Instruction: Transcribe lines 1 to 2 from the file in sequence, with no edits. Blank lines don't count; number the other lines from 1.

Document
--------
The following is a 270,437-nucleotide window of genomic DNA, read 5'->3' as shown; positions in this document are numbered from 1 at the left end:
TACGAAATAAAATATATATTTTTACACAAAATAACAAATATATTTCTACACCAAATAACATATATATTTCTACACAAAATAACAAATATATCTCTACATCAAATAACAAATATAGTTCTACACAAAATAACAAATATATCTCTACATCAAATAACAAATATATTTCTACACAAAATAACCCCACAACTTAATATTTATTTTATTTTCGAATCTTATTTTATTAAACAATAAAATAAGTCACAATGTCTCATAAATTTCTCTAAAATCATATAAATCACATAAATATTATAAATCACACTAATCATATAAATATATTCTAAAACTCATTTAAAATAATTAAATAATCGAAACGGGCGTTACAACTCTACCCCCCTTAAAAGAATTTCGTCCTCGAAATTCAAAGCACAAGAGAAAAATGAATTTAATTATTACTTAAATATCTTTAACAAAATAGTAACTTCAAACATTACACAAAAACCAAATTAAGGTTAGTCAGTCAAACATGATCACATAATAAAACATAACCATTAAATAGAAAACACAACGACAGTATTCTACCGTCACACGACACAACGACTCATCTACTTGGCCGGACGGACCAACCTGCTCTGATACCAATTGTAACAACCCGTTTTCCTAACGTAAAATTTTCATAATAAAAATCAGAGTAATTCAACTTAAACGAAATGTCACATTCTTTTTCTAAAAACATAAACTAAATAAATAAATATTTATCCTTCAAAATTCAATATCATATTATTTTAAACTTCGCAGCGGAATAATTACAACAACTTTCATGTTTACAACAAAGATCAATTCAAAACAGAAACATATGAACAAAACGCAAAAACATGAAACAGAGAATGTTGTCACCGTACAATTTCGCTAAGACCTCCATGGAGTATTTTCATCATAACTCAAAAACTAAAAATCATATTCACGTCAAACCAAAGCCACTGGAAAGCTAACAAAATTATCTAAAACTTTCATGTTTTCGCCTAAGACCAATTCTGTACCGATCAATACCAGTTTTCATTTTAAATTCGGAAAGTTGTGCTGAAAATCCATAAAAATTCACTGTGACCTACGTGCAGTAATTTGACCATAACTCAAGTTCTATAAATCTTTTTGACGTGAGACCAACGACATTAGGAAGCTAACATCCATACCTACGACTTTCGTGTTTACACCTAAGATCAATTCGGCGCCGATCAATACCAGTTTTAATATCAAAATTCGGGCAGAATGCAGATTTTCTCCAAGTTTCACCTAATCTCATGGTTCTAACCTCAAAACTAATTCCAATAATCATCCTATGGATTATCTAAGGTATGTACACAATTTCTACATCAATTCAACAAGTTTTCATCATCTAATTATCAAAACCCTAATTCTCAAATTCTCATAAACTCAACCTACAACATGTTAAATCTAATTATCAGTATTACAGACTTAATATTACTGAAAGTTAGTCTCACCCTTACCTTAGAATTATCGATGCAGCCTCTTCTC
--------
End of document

The following is a 270,437-nucleotide window of genomic DNA, read 5'->3' as shown; positions in this document are numbered from 1 at the left end:
TACGAAATAAAATATATATTTTTACACAAAATAACAAATATATTTCTACACCAAATAACATATATATTTCTACACAAAATAACAAATATATCTCTACATCAAATAACAAATATAGTTCTACACAAAATAACAAATATATCTCTACATCAAATAACAAATATATTTCTACACAAAATAACCCCACAACTTAATATTTATTTTATTTTCGAATCTTATTTTATTAAACAATAAAATAAGTCACAATGTCTCATAAATTTCTCTAAAATCATATAAATCACATAAATATTATAAATCACACTAATCATATAAATATATTCTAAAACTCATTTAAAATAATTAAATAATCGAAACGGGCGTTACAACTCTACCCCCCTTAAAAGAATTTCGTCCTCGAAATTCAAAGCACAAGAGAAAAATGAATTTAATTATTACTTAAATATCTTTAACAAAATAGTAACTTCAAACATTACACAAAAACCAAATTAAGGTTAGTCAGTCAAACATGATCACATAATAAAACATAACCATTAAATAGAAAACACAACGACAGTATTCTACCGTCACACGACACAACGACTCATCTACTTGGCCGGACGGACCAACCTGCTCTGATACCAATTGTAACAACCCGTTTTCCTAACGTAAAATTTTCATAATAAAAATCAGAGTAATTCAACTTAAACGAAATGTCACATTCTTTTTCTAAAAACATAAACTAAATAAATAAATATTTATCCTTCAAAATTCAATATCATATTATTTTAAACTTCGCAGCGGAATAATTACAACAACTTTCATGTTTACAACAAAGATCAATTCAAAACAGAAACATATGAACAAAACGCAAAAACATGAAACAGAGAATGTTGTCACCGTACAATTTCGCTAAGACCTCCATGGAGTATTTTCATCATAACTCAAAAACTAAAAATCATATTCACGTCAAACCAAAGCCACTGGAAAGCTAACAAAATTATCTAAAACTTTCATGTTTTCGCCTAAGACCAATTCTGTACCGATCAATACCAGTTTTCATTTTAAATTCGGAAAGTTGTGCTGAAAATCCATAAAAATTCACTGTGACCTACGTGCAGTAATTTGACCATAACTCAAGTTCTATAAATCTTTTTGACGTGAGACCAACGACATTAGGAAGCTAACATCCATACCTACGACTTTCGTGTTTACACCTAAGATCAATTCGGCGCCGATCAATACCAGTTTTAATATCAAAATTCGGGCAGAATGCAGATTTTCTCCAAGTTTCACCTAATCTCATGGTTCTAACCTCAAAACTAATTCCAATAATCATCCTATGGATTATCTAAGGTATGTACACAATTTCTACATCAATTCAACAAGTTTTCATCATCTAATTATCAAAACCCTAATTCTCAAATTCTCATAAACTCAACCTACAACATGTTAAATCTAATTATCAGTATTACAGACTTAATATTACTGAAAGTTAGTCTCACCCTTACCTTAGAATTATCGATGCAGCCTCTTCTC